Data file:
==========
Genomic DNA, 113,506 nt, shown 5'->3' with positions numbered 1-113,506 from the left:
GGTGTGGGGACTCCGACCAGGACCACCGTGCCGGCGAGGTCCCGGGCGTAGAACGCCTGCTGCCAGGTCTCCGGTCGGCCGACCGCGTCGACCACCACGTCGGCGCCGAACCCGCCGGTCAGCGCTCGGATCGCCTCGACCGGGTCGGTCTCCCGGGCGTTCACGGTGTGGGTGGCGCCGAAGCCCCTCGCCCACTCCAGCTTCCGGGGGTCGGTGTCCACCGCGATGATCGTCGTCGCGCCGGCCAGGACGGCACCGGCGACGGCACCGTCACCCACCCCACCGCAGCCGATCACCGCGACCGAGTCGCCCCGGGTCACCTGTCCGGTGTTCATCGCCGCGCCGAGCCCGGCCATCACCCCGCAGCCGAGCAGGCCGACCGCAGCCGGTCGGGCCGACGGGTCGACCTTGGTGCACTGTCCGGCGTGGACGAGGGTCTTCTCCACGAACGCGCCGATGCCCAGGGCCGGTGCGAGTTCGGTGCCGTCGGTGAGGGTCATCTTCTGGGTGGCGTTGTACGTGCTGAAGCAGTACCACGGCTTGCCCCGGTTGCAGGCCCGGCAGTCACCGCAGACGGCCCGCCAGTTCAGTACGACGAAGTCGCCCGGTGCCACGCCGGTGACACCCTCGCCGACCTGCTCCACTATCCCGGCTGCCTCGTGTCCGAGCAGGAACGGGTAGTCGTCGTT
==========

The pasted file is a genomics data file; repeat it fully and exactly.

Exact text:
Genomic DNA, 113,506 nt, shown 5'->3' with positions numbered 1-113,506 from the left:
GGTGTGGGGACTCCGACCAGGACCACCGTGCCGGCGAGGTCCCGGGCGTAGAACGCCTGCTGCCAGGTCTCCGGTCGGCCGACCGCGTCGACCACCACGTCGGCGCCGAACCCGCCGGTCAGCGCTCGGATCGCCTCGACCGGGTCGGTCTCCCGGGCGTTCACGGTGTGGGTGGCGCCGAAGCCCCTCGCCCACTCCAGCTTCCGGGGGTCGGTGTCCACCGCGATGATCGTCGTCGCGCCGGCCAGGACGGCACCGGCGACGGCACCGTCACCCACCCCACCGCAGCCGATCACCGCGACCGAGTCGCCCCGGGTCACCTGTCCGGTGTTCATCGCCGCGCCGAGCCCGGCCATCACCCCGCAGCCGAGCAGGCCGACCGCAGCCGGTCGGGCCGACGGGTCGACCTTGGTGCACTGTCCGGCGTGGACGAGGGTCTTCTCCACGAACGCGCCGATGCCCAGGGCCGGTGCGAGTTCGGTGCCGTCGGTGAGGGTCATCTTCTGGGTGGCGTTGTACGTGCTGAAGCAGTACCACGGCTTGCCCCGGTTGCAGGCCCGGCAGTCACCGCAGACGGCCCGCCAGTTCAGTACGACGAAGTCGCCCGGTGCCACGCCGGTGACACCCTCGCCGACCTGCTCCACTATCCCGGCTGCCTCGTGTCCGAGCAGGAACGGGTAGTCGTCGTT